The Bangladesh government has warned that it would not allow anyone to set up a terrorist hub within its borders.
This comes as police continue their investigations into a group of 26 Bangladeshi workers whom the Singapore authorities deported last month for plotting terror attacks in their own country.
Fourteen are currently detained in jail after they were arrested for having links with banned militant groups such as the Ansarullah Bangla Team. The remaining 12 were released but police are monitoring their movements.
The Bangladeshi authorities have said there was nothing to show the men had contact with terrorist groups before they left the country.
"When they were in Bangladesh, they were not connected (to any terror group). What they did in Singapore we do not know," Home Affairs Minister Asaduzzaman Khan told The Sunday Times yesterday.
Since Prime Minister Sheikh Hasina came to power in 2009, she has been cracking down on militant and terrorist groups in Bangladesh, a Muslim-majority country of 160 million people.
We don't allow anybody to create a hub for terrorists. Bangladesh is a secular country and we do not entertain terrorists.
BANGLADESHI HOME AFFAIRS MINISTER ASADUZZAMAN KHAN, noting that an investigation into the backgrounds of the 14 detained for terror links is under way.
Sounding a stern warning, Mr Khan said: "We don't allow anybody to create a hub for terrorists. Bangladesh is a secular country and we do not entertain terrorists."
In the past three years, leading members of the far-right Jamaat-e Islami party, the country's biggest Islamist political group, have been hanged after being convicted of genocide during the Liberation struggle of 1971.
Amid the government crackdown, groups determined to convert Bangladesh into an Islamic nation with a syariah legal system have increasingly targeted publishers and secular bloggers, four of whom were murdered last year.
In announcing the arrests in Singapore, the Ministry of Home Affairs said the 27 Bangladeshi workers were planning terror attacks back home. All but one of these construction workers, aged between 25 and 40, were deported. The last man is serving a 12-week jail term in Singapore for trying to leave the country illegally after learning his friends had been arrested.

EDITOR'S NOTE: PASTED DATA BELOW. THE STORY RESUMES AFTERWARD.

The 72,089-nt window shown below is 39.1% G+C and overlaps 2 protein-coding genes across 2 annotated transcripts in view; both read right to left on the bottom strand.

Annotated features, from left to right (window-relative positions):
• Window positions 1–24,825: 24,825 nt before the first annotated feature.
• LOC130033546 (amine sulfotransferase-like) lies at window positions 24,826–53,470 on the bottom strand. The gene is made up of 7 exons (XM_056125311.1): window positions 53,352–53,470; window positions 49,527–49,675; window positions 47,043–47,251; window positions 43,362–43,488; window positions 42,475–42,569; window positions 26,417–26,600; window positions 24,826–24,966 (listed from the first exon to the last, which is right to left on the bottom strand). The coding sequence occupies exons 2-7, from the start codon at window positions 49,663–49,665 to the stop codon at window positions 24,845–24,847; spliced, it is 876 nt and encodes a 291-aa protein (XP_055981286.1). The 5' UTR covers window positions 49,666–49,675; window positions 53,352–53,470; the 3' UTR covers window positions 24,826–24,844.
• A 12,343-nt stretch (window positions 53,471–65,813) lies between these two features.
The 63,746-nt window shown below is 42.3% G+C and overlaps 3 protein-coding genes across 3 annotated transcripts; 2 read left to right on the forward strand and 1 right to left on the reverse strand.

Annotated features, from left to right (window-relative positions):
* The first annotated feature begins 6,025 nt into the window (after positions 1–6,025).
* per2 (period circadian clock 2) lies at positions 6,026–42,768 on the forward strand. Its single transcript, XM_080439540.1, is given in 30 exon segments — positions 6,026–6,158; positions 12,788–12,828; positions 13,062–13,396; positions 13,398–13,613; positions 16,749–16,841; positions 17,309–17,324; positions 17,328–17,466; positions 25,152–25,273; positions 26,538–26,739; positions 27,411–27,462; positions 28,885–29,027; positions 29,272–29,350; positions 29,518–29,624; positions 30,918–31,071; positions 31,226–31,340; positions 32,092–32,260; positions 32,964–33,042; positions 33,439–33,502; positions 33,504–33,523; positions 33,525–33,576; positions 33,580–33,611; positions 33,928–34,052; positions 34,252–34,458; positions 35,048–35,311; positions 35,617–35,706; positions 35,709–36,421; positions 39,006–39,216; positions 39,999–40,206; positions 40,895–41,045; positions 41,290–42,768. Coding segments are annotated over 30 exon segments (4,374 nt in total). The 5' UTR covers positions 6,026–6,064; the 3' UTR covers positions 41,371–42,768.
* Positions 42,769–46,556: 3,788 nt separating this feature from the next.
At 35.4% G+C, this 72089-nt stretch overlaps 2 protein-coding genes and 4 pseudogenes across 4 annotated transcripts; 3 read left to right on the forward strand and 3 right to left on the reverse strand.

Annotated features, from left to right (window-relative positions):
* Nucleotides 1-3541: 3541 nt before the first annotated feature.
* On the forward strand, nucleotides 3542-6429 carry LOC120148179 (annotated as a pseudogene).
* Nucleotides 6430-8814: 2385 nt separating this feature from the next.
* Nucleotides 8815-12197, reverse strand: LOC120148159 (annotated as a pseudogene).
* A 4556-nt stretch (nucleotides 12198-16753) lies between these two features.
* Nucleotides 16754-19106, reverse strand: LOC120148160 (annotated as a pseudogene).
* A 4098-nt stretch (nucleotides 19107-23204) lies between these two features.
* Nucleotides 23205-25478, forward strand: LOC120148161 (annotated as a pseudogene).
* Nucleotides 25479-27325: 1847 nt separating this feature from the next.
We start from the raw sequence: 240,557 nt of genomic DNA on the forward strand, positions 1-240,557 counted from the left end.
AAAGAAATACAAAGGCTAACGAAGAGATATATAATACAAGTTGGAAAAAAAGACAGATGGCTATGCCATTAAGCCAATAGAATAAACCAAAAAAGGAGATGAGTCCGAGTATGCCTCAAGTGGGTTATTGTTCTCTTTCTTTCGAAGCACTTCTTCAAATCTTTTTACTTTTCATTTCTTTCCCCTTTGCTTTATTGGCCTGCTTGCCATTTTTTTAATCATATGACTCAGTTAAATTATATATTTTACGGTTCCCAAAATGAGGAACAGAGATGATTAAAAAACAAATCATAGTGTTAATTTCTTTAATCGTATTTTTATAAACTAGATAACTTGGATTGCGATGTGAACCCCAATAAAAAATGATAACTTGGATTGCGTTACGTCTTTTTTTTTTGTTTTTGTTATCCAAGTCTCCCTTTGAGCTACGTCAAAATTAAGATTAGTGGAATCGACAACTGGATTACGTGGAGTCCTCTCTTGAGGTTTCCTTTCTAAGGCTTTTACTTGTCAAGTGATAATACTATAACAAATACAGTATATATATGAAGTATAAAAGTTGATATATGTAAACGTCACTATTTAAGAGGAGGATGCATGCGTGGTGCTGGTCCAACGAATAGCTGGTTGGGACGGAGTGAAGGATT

The men, who belonged to a closed religious study group, believed they should "wage armed jihad" against the Bangladeshi government and also donated money to entities believed to be linked to extremist groups back home.
A Dhaka police official provided some insight into the investigation under way to find out, among other things, how the men became radicalised.
"The men are from different parts of the country, so we are trying to find out their backgrounds," the police official said on condition of anonymity.
One of the 14 detained in Bangladesh is 40-year-old Ali Abdul, who had worked in Saudi Arabia before he went to Singapore. He worked in Singapore for 10 years, according to a local newspaper report.
Police in his hometown of Chuadanga said a background check showed that he had no prior record.
"He left Chuadanga more than 15 years ago. There is nothing about him in our history. He went to Saudi Arabia and then Singapore... He comes from a very poor family," local police superintendent Rashidul Hasan told The Sunday Times.